>>3744331>how can i evaluate a lens beyond the aperture and the focal length? i dont understand why some equipment has the same value for these things but dramatically differ in price.
coatings (on older vintage lenses for example, you'll end up with flares because anti-reflective coatings were worse than today's), number of lens elements (more lens elements means less light gets through to your sensor), barrel distortion, there's a lot more to a lens than just aperture and focal length>this sounds dumb, but for a film camera, what separates a good camera from a bad one? after all, isn't the lens the most important part?
pretty much answered in the other thread, but the features of a camera and its build quality are also important factors too. having a great lens on a camera that won't wind or shoot is more hassle than it is worth>and since i'm here, whats a very good digital camera system + body for a srs newb? i like the EOS system but i'm open to ideas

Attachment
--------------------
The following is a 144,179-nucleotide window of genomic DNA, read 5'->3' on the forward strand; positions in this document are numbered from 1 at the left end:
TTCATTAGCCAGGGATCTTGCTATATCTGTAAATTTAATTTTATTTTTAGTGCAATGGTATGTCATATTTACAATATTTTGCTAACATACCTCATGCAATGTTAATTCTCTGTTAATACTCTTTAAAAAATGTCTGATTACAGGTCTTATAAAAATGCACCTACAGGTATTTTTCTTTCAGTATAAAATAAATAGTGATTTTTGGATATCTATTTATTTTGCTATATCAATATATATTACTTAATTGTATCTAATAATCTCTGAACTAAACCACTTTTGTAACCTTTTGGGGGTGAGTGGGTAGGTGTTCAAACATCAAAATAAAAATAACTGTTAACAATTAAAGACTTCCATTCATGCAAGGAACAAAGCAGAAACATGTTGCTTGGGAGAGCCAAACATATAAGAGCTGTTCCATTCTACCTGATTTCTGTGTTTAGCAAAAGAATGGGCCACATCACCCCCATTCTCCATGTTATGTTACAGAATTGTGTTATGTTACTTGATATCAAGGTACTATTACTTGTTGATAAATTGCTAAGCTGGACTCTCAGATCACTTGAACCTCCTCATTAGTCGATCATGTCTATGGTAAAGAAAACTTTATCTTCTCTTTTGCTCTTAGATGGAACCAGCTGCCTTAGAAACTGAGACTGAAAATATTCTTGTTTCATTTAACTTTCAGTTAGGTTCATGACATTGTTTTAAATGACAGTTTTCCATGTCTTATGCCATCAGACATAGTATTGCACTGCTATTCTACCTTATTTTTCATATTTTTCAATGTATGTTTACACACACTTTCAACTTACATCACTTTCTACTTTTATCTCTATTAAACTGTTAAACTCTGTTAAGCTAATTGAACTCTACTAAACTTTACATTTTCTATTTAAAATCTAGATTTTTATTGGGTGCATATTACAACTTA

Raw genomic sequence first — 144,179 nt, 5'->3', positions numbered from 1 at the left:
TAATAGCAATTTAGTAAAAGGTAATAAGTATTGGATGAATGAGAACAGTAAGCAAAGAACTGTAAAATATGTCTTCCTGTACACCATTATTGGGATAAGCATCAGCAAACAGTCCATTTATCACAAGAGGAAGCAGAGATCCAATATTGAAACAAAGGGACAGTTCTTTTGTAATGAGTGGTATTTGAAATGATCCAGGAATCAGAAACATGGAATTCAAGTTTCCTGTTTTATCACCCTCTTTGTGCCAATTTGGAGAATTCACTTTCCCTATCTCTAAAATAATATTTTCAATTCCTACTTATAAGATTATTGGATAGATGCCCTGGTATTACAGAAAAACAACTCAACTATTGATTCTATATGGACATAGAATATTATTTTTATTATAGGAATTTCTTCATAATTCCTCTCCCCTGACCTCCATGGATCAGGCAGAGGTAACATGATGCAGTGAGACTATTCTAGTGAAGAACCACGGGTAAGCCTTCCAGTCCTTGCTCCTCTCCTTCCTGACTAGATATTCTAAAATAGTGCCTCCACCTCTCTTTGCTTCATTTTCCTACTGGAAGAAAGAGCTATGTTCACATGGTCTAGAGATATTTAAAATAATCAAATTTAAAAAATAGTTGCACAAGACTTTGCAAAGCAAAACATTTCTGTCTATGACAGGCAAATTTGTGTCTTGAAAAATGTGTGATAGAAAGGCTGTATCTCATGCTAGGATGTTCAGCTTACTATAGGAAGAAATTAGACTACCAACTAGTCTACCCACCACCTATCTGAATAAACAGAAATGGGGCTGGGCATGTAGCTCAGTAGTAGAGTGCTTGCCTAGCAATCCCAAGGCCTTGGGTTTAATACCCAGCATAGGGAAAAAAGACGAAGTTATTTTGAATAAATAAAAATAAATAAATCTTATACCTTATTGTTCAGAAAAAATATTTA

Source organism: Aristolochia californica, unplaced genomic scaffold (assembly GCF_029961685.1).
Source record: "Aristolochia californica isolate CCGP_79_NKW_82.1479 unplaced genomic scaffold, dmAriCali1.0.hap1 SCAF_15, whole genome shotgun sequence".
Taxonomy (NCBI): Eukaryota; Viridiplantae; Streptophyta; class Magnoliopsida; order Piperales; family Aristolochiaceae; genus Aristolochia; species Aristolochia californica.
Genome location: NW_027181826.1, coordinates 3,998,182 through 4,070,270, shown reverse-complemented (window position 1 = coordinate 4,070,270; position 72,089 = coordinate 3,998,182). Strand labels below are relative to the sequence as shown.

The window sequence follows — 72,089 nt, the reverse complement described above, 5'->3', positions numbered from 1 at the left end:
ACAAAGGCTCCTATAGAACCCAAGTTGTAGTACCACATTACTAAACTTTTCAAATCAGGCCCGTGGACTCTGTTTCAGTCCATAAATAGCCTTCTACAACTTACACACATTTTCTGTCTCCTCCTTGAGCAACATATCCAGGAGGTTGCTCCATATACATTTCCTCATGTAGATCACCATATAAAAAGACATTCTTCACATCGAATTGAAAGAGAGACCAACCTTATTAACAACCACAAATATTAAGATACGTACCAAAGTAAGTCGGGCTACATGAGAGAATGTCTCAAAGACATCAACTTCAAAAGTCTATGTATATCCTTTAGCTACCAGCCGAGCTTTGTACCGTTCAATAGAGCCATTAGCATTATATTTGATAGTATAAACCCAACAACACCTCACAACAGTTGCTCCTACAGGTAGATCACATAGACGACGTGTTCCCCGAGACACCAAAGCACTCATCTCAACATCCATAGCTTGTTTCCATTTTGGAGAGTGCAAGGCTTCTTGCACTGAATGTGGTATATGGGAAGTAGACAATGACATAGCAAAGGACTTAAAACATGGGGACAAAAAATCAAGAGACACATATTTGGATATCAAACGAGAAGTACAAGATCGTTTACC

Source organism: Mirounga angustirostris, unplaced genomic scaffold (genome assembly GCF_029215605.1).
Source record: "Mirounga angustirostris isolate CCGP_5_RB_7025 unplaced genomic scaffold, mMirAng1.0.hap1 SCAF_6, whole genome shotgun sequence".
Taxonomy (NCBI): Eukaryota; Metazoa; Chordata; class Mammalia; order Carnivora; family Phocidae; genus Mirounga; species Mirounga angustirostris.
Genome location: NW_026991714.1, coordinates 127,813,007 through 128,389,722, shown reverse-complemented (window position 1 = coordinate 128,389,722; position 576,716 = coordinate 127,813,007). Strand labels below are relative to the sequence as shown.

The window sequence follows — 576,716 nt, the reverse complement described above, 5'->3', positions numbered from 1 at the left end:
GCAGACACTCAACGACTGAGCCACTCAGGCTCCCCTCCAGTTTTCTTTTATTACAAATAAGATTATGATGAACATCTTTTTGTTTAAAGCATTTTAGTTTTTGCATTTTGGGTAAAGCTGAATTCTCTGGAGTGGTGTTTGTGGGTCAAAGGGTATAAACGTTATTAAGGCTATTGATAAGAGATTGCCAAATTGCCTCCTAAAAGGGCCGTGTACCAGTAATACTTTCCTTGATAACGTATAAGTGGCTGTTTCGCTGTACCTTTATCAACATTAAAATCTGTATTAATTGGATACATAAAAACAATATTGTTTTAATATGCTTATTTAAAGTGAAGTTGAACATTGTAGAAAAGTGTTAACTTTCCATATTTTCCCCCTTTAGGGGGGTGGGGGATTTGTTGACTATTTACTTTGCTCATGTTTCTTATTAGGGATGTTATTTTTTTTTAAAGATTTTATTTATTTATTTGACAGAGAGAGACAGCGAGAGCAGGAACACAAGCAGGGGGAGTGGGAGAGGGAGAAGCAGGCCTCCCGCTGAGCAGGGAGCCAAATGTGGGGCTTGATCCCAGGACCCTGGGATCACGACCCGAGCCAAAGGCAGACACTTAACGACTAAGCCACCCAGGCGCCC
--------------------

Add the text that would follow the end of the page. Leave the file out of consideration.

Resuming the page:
I use an EOS camera, lenses like the 50mm f1.8 and 24mm f2.8 (EF-S) are pretty good prime lenses and inexpensive. Are you looking for a full frame or crop sensor? I'd just grab a T2i/T3i with the 50mm f1.8 and go from there. My recommendation is to get a cheap (sub-$400) camera and use it everywhere without fear of damaging or breaking it. If you get a more expensive camera, you may end up leaving it at home.